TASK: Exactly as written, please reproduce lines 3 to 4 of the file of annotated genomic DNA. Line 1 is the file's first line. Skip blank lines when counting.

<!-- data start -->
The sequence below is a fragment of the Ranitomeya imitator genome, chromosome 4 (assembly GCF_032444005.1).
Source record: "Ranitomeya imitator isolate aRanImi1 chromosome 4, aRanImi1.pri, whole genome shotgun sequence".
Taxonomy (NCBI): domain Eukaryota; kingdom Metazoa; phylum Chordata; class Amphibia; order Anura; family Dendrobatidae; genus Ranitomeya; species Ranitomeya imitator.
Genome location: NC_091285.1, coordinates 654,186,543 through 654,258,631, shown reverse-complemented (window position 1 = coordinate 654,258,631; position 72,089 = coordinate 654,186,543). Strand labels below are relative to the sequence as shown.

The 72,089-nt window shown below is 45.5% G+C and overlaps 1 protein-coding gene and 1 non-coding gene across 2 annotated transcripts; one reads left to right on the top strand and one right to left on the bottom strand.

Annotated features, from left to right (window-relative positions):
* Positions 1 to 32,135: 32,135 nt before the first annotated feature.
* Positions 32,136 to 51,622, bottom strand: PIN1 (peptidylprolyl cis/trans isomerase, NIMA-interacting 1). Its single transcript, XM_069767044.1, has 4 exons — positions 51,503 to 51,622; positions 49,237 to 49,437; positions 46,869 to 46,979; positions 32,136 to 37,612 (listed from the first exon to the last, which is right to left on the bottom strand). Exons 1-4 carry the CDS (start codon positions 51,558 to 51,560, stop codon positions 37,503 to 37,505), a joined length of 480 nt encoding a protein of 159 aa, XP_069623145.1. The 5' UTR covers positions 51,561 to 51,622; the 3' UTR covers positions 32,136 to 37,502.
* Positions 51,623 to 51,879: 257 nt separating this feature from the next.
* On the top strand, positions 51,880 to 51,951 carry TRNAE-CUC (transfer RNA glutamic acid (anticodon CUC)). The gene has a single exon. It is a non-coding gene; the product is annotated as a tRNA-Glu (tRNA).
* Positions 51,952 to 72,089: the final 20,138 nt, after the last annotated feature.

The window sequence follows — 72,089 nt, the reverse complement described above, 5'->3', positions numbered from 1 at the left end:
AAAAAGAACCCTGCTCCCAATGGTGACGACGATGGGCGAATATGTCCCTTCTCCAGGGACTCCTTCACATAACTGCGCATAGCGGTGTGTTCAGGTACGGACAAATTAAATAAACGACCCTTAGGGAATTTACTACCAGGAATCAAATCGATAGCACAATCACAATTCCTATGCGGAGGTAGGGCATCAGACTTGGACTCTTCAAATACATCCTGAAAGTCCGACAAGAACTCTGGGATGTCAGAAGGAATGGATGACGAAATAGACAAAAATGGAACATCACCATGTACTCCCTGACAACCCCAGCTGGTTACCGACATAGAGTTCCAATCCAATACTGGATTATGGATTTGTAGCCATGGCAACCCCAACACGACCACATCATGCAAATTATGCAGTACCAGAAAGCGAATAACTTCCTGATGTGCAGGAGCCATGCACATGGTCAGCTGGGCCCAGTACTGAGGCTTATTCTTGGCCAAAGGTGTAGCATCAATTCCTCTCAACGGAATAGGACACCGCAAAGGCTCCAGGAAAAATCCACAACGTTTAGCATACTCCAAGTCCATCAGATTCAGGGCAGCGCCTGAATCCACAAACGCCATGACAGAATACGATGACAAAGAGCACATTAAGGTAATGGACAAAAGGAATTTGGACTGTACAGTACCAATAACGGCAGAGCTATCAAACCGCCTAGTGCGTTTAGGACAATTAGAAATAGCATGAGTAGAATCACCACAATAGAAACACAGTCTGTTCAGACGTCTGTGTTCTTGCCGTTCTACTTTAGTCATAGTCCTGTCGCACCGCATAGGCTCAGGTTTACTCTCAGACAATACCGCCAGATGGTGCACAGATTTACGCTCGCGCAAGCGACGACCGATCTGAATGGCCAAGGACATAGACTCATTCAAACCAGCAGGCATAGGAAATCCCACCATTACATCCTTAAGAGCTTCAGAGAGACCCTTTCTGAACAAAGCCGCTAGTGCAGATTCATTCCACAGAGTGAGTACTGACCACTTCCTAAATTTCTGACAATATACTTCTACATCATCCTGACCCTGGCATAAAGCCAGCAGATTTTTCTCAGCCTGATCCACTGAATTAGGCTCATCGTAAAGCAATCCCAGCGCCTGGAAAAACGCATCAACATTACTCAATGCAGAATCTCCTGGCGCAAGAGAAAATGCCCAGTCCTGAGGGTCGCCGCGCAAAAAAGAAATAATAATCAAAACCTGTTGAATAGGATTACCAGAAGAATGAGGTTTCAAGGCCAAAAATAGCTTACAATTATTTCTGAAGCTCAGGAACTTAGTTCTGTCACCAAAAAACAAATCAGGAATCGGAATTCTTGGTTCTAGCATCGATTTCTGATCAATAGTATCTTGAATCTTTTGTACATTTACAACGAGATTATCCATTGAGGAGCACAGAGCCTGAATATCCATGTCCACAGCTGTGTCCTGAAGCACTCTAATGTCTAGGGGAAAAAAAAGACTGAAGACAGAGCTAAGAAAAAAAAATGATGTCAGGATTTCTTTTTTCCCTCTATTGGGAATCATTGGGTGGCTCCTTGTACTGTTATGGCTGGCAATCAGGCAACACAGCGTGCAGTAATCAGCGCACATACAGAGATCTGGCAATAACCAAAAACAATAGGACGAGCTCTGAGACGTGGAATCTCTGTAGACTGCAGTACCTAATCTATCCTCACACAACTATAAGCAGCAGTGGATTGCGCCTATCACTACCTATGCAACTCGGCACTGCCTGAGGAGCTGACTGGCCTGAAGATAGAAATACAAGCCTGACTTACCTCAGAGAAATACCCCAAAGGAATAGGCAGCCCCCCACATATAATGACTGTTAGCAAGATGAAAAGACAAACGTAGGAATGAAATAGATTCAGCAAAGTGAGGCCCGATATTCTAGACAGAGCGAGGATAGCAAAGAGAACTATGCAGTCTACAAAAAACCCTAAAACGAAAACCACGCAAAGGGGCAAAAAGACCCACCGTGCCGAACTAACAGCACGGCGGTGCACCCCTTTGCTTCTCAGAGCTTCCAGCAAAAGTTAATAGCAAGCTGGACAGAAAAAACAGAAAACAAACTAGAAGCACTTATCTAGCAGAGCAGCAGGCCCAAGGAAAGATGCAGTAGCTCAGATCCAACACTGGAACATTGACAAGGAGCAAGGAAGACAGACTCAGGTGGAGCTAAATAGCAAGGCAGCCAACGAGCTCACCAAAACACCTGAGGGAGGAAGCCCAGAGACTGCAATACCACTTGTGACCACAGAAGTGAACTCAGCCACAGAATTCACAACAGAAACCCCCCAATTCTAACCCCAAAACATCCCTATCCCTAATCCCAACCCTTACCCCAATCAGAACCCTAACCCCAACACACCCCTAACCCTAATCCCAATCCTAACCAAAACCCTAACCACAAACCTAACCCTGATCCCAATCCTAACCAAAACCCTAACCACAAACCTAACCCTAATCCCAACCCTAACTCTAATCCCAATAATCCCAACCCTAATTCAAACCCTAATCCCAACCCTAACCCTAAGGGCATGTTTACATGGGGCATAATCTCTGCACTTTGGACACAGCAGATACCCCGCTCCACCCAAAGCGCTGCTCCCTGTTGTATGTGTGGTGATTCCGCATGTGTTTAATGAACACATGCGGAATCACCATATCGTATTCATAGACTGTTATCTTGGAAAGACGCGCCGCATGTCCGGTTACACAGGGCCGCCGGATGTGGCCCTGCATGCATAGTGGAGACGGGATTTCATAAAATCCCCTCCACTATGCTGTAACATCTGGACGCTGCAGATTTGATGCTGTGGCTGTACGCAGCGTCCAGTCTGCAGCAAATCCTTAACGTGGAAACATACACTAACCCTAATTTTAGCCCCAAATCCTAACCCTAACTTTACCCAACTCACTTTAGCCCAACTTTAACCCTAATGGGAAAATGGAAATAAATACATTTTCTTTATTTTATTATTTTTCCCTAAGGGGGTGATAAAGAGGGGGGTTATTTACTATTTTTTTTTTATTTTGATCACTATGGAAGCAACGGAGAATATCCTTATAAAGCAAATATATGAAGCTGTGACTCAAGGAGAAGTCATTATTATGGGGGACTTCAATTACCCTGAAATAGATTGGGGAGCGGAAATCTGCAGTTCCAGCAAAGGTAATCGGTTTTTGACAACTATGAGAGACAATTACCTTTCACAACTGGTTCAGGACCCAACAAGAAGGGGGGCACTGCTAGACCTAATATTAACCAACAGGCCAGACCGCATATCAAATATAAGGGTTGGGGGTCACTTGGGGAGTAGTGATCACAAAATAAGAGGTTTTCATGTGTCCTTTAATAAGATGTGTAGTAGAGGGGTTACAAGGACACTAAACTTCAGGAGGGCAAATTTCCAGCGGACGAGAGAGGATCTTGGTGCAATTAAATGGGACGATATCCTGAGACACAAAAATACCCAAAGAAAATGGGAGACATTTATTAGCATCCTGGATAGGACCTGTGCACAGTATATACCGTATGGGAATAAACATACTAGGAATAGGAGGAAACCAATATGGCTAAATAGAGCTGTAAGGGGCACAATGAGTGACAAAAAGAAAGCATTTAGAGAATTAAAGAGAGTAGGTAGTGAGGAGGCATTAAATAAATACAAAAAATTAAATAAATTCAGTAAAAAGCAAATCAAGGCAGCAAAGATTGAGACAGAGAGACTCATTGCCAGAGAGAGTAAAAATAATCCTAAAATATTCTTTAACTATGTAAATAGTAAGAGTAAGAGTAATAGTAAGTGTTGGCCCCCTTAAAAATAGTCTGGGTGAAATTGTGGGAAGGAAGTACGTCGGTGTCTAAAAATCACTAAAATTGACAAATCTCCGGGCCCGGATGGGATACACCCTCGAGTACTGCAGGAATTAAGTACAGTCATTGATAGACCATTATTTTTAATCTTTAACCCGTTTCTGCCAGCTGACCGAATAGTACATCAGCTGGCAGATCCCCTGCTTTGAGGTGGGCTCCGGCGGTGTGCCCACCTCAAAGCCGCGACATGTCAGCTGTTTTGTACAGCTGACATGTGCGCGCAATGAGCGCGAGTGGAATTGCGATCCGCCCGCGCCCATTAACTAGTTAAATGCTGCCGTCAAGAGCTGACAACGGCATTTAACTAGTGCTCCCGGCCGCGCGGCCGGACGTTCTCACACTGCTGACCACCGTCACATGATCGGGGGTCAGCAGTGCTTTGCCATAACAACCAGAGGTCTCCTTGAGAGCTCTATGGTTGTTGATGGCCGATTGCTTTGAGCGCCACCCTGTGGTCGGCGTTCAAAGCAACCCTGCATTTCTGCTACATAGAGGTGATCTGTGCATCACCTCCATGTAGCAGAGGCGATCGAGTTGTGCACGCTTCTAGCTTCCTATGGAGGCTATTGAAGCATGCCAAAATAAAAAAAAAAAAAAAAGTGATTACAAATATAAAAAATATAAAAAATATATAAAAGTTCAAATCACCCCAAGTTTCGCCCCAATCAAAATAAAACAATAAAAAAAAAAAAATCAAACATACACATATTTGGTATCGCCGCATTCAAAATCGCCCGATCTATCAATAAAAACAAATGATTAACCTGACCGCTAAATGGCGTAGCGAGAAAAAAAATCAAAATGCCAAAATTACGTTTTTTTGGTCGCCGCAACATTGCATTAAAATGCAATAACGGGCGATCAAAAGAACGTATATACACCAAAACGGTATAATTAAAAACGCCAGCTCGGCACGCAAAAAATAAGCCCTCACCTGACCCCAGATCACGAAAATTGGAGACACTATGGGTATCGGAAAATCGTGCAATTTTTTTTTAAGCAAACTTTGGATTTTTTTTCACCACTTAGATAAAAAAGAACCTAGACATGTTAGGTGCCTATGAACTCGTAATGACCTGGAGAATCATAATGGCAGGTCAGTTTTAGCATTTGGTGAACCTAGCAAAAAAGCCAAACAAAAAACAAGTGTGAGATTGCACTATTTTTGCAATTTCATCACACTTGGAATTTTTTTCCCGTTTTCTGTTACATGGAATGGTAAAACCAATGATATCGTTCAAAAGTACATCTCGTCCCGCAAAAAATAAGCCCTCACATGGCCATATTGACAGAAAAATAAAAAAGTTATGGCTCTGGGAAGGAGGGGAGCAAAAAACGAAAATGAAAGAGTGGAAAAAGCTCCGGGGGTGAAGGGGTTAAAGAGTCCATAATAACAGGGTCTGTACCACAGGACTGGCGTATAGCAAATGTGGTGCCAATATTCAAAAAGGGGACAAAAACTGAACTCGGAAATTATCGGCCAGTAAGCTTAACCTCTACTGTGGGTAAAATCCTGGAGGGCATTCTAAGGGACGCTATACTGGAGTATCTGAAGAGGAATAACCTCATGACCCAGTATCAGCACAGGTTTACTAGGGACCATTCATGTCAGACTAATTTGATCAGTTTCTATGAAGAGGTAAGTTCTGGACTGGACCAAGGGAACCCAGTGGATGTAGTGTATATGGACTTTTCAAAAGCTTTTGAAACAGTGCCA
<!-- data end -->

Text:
Taxonomy (NCBI): domain Eukaryota; kingdom Metazoa; phylum Chordata; class Amphibia; order Anura; family Dendrobatidae; genus Ranitomeya; species Ranitomeya imitator.
Genome location: NC_091285.1, coordinates 654,186,543 through 654,258,631, shown reverse-complemented (window position 1 = coordinate 654,258,631; position 72,089 = coordinate 654,186,543). Strand labels below are relative to the sequence as shown.